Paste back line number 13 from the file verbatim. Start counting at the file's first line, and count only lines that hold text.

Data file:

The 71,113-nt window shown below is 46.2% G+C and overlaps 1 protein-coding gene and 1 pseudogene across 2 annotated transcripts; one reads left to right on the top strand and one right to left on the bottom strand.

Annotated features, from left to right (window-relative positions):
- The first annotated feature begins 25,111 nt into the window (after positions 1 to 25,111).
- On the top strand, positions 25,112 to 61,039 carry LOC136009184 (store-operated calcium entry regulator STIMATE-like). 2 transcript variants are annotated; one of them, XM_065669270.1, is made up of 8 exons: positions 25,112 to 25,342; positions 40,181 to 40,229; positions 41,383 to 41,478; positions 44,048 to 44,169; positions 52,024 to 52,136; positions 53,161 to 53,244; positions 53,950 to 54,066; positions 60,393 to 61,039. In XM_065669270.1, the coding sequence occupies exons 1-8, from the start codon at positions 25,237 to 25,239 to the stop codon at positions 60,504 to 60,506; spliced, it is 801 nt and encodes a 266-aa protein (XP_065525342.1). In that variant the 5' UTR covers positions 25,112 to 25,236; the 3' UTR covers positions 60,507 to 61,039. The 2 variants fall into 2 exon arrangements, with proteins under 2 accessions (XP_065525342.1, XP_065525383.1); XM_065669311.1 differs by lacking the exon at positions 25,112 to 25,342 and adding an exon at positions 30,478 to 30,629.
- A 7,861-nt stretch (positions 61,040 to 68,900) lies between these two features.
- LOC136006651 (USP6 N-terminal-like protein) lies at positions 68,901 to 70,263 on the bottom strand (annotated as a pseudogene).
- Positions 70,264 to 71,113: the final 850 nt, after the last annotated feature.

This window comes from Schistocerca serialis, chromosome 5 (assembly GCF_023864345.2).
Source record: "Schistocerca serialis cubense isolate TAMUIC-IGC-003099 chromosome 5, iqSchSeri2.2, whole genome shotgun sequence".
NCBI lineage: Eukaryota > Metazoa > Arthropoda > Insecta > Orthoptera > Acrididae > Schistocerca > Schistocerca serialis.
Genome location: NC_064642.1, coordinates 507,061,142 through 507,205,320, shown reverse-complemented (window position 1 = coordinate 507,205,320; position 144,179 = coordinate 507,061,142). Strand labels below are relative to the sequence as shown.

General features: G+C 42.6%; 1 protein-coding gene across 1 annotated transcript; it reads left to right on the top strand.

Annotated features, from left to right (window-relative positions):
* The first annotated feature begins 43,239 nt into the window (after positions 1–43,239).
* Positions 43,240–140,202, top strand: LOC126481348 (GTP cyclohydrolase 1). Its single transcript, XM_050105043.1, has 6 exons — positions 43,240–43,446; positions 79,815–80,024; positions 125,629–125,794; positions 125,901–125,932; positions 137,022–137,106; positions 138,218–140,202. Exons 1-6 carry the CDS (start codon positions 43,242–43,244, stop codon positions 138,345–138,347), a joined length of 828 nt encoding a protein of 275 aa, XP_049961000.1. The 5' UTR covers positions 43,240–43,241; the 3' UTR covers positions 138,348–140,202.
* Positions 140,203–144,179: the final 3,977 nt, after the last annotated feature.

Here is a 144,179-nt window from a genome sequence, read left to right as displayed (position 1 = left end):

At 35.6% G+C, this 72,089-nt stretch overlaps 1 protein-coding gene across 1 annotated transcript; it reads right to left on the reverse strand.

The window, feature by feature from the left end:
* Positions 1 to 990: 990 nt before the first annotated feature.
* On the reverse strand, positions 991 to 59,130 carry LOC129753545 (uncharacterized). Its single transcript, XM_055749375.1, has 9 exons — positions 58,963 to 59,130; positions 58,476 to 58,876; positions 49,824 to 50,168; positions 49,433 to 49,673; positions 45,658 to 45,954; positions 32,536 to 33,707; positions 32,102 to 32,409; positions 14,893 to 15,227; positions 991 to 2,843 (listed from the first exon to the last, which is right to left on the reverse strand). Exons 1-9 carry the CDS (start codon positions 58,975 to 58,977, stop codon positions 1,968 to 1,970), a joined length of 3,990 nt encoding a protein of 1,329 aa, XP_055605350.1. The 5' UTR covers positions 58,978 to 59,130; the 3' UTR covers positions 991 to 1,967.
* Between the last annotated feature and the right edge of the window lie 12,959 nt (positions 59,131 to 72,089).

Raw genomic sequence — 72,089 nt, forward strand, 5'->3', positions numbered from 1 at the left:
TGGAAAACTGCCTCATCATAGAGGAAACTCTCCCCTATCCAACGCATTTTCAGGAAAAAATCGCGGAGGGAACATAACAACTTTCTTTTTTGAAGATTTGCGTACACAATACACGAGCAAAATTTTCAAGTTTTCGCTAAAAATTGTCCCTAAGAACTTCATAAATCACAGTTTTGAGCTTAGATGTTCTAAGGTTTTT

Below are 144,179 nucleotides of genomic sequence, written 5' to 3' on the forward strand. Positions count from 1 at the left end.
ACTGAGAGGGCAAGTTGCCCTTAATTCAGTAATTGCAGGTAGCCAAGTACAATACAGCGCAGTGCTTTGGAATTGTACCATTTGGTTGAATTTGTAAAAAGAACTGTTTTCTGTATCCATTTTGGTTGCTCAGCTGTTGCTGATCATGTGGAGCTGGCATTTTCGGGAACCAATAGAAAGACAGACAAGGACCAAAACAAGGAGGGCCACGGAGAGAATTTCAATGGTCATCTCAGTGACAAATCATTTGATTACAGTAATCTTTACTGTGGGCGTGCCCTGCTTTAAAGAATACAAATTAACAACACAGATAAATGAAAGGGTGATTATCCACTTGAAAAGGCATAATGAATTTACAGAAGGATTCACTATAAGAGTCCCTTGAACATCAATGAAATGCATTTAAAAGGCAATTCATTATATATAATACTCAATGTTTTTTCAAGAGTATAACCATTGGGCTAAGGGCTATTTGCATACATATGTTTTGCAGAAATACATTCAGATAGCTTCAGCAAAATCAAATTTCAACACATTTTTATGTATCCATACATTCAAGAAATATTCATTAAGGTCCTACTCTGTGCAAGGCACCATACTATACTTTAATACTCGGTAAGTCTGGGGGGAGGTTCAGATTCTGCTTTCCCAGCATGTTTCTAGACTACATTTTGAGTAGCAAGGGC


Annotated features, from left to right (window-relative positions):